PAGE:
Well, your super-soaraway bonus post for this week....
Consider this: southern Greece is hilly and lumpy.
It is not ideal for phalanx warfare.
So why did it happen like that?
As ever, a combination of factors - the Greek farming year, the formation of the polis, the natural boundaries of the city states and so on.
The boundaries of the states usually tended to be on mountain ranges. But the Greeks never blocked the passes against other Greek states. The attitude seems to have been 'OK, let them come and then we'll sort it out like gentlemen.' Military roads across the borders were built by the advancing army, and they were permitted to do this unhindered.
Until the 430's, there seems to have been this attitude. Similarly, sieges were not a factor in Greek warfare. Hoplites were not, strictly speaking, designed for assaults, nor were the armies large enough to blockade. So unless there was a handy traitor around (not unlikely) cities couldn't be taken.
So early Greek warfare seems to have been a fairly straightforward affair, but why did it happen like this? The answer seems to be cultural. There were the ideals presented by Homer, religion, with sacrifices due to various gods on making and moving camp, setting out from the city on campaign, and before the battle itself. Bad omens prevented battles or movement. This must have made greek campaigns a somewhat frustrating affair, but we do know, for example, that the Spartans were late for Marathon on this basis.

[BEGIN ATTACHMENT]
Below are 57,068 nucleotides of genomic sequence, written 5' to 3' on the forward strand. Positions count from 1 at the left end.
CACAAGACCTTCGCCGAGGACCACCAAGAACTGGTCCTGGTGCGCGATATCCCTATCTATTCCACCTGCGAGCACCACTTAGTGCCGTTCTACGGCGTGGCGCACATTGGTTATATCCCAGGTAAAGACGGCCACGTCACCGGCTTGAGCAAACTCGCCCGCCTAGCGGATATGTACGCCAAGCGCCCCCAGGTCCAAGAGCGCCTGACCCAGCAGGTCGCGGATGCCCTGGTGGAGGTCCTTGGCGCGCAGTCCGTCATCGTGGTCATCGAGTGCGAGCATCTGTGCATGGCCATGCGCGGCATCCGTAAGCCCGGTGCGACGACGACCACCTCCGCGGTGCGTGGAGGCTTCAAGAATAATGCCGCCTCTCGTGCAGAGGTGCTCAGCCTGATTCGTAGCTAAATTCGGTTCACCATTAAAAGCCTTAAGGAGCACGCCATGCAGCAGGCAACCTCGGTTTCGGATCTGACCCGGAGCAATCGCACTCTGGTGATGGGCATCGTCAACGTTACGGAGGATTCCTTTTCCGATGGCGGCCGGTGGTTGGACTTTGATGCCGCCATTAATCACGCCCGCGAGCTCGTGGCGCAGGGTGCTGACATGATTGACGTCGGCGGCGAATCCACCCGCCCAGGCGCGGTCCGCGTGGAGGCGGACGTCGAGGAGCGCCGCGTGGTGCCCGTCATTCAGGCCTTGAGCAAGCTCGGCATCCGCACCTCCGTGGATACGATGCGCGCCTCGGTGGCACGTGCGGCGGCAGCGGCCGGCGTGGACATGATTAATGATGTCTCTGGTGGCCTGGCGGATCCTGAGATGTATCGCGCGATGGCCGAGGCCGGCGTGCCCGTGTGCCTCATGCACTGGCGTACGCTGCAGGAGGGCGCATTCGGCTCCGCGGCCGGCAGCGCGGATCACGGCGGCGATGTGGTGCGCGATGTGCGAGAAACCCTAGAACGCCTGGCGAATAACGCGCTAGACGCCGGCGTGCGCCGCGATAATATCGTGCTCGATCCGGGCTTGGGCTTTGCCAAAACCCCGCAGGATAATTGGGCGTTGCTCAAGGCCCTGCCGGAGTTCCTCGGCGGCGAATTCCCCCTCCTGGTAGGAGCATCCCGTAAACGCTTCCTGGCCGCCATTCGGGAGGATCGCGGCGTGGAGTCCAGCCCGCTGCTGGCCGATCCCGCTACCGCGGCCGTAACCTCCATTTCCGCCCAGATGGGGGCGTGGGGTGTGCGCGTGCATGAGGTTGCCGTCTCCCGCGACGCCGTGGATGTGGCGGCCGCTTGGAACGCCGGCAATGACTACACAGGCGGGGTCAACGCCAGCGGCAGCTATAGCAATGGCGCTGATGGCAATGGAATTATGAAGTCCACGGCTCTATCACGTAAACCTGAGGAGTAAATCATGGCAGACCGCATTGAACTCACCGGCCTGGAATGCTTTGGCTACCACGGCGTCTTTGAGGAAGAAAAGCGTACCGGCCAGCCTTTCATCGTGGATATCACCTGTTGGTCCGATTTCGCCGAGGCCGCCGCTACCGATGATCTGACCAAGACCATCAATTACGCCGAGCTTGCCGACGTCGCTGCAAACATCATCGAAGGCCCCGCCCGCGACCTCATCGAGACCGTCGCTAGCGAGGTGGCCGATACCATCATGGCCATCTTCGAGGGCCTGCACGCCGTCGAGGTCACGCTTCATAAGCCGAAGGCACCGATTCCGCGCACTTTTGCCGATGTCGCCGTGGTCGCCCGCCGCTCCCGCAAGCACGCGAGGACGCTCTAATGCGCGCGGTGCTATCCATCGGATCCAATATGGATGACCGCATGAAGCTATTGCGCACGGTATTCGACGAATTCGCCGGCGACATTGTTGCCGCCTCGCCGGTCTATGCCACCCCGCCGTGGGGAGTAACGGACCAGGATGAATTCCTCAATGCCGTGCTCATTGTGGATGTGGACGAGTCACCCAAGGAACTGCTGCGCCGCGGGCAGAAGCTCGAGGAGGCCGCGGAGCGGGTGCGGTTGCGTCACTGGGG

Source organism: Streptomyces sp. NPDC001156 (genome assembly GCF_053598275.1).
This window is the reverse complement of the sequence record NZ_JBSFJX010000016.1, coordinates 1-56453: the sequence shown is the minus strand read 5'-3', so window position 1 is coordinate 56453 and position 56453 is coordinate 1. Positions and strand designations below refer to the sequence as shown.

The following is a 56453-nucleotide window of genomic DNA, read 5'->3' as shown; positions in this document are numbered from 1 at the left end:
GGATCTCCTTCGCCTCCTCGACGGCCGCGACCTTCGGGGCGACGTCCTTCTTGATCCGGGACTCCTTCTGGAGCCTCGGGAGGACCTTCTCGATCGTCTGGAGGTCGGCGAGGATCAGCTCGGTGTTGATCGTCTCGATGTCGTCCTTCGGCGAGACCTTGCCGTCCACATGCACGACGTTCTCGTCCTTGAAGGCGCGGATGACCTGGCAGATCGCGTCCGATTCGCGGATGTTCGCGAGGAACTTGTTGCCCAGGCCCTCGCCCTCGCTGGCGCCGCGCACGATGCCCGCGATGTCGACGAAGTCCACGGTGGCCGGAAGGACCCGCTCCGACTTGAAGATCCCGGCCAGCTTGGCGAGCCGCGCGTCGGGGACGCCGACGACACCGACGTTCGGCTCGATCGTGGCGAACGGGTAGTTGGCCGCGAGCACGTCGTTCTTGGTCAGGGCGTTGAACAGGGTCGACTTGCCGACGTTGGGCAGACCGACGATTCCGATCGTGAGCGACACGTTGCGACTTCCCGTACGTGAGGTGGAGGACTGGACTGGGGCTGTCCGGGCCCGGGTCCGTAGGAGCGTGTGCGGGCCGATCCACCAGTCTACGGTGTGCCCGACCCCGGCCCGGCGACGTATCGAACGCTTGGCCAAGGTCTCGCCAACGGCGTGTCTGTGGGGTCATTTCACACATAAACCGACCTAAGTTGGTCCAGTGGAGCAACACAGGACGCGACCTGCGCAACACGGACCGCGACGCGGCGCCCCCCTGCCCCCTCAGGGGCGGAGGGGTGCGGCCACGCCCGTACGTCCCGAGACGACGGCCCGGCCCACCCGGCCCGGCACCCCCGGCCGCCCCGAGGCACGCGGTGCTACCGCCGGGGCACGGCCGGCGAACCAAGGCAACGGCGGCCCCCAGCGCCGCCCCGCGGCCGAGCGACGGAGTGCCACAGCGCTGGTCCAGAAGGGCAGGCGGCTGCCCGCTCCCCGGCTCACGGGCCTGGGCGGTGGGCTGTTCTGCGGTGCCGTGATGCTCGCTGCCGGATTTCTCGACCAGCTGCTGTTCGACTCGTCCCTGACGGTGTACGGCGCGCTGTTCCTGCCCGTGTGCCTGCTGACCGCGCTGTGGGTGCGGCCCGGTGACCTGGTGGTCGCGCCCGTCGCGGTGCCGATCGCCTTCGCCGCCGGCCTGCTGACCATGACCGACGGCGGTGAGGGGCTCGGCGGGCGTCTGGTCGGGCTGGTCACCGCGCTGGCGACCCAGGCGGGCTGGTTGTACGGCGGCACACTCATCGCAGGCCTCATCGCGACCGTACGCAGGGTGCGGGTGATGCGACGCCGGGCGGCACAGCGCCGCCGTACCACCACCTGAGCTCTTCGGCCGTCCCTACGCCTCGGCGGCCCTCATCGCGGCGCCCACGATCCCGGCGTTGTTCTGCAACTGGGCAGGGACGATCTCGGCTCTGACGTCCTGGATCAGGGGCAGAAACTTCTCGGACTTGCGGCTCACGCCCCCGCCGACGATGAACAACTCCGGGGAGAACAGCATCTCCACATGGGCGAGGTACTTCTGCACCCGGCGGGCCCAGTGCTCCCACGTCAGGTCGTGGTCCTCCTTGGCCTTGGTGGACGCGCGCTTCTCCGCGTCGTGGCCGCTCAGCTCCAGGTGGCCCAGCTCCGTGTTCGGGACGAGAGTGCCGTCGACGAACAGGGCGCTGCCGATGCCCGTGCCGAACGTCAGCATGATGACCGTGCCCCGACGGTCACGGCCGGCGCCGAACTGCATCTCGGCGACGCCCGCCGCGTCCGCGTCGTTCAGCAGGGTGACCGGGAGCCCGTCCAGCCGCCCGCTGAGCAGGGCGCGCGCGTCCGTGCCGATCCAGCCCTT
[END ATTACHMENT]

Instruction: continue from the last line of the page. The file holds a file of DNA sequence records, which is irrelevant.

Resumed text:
The point I'm trying to make is that even though our culture is heavily influenced by Greek culture, it dosn't mean that we actually understand the mind set. Western philosophy may be 'footnotes to Plato' (Alfred North Whitehead), but that doesn't mean that Plato would understand us.
Spartan armies (and presumably other Greek armies) set off for battle with large flocks of sheep, to provide the sacrifices. How many baggage elements for Greek armies have you seen of sheep? Ritual, sacrifice and the gods were important to the Greek soldier. The rituals would have to be completed correctly and the omens good, or the soldier killed in battle may not have recieved the honour due to a hero.
Funnily enough, the omens immediately before a battle were always good. I suppose that is why professional seers also accompanied the army. Sticking a knife into a sheeps throat and observing the direction of the blood (presumably towards the enemy was good) is an advanced skill, or at least, getting it 'right' would be a real seer ability.